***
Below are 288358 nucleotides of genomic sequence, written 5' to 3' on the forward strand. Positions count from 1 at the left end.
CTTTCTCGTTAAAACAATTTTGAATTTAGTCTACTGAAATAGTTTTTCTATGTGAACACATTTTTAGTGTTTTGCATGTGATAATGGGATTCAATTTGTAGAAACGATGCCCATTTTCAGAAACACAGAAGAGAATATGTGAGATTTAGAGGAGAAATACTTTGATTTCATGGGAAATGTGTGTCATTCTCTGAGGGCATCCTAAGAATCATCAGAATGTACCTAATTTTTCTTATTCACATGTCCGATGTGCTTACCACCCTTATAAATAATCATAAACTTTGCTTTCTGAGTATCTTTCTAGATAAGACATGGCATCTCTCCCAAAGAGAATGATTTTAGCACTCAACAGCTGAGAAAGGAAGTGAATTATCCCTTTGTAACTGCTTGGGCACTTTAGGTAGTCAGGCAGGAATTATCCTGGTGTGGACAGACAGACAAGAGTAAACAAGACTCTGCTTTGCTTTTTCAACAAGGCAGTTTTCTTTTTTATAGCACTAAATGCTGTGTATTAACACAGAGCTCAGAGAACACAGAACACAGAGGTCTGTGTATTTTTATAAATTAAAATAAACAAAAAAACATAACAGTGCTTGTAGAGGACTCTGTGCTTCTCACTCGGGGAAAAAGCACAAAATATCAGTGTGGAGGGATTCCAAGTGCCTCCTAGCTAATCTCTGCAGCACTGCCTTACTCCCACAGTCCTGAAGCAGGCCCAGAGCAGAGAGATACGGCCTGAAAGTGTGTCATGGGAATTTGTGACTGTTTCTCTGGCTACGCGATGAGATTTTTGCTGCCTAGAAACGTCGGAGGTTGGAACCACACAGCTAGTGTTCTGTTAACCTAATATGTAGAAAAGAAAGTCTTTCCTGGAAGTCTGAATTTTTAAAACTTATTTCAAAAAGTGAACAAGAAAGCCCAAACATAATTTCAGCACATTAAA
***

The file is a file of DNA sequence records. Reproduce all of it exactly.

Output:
Below are 288358 nucleotides of genomic sequence, written 5' to 3' on the forward strand. Positions count from 1 at the left end.
CTTTCTCGTTAAAACAATTTTGAATTTAGTCTACTGAAATAGTTTTTCTATGTGAACACATTTTTAGTGTTTTGCATGTGATAATGGGATTCAATTTGTAGAAACGATGCCCATTTTCAGAAACACAGAAGAGAATATGTGAGATTTAGAGGAGAAATACTTTGATTTCATGGGAAATGTGTGTCATTCTCTGAGGGCATCCTAAGAATCATCAGAATGTACCTAATTTTTCTTATTCACATGTCCGATGTGCTTACCACCCTTATAAATAATCATAAACTTTGCTTTCTGAGTATCTTTCTAGATAAGACATGGCATCTCTCCCAAAGAGAATGATTTTAGCACTCAACAGCTGAGAAAGGAAGTGAATTATCCCTTTGTAACTGCTTGGGCACTTTAGGTAGTCAGGCAGGAATTATCCTGGTGTGGACAGACAGACAAGAGTAAACAAGACTCTGCTTTGCTTTTTCAACAAGGCAGTTTTCTTTTTTATAGCACTAAATGCTGTGTATTAACACAGAGCTCAGAGAACACAGAACACAGAGGTCTGTGTATTTTTATAAATTAAAATAAACAAAAAAACATAACAGTGCTTGTAGAGGACTCTGTGCTTCTCACTCGGGGAAAAAGCACAAAATATCAGTGTGGAGGGATTCCAAGTGCCTCCTAGCTAATCTCTGCAGCACTGCCTTACTCCCACAGTCCTGAAGCAGGCCCAGAGCAGAGAGATACGGCCTGAAAGTGTGTCATGGGAATTTGTGACTGTTTCTCTGGCTACGCGATGAGATTTTTGCTGCCTAGAAACGTCGGAGGTTGGAACCACACAGCTAGTGTTCTGTTAACCTAATATGTAGAAAAGAAAGTCTTTCCTGGAAGTCTGAATTTTTAAAACTTATTTCAAAAAGTGAACAAGAAAGCCCAAACATAATTTCAGCACATTAAA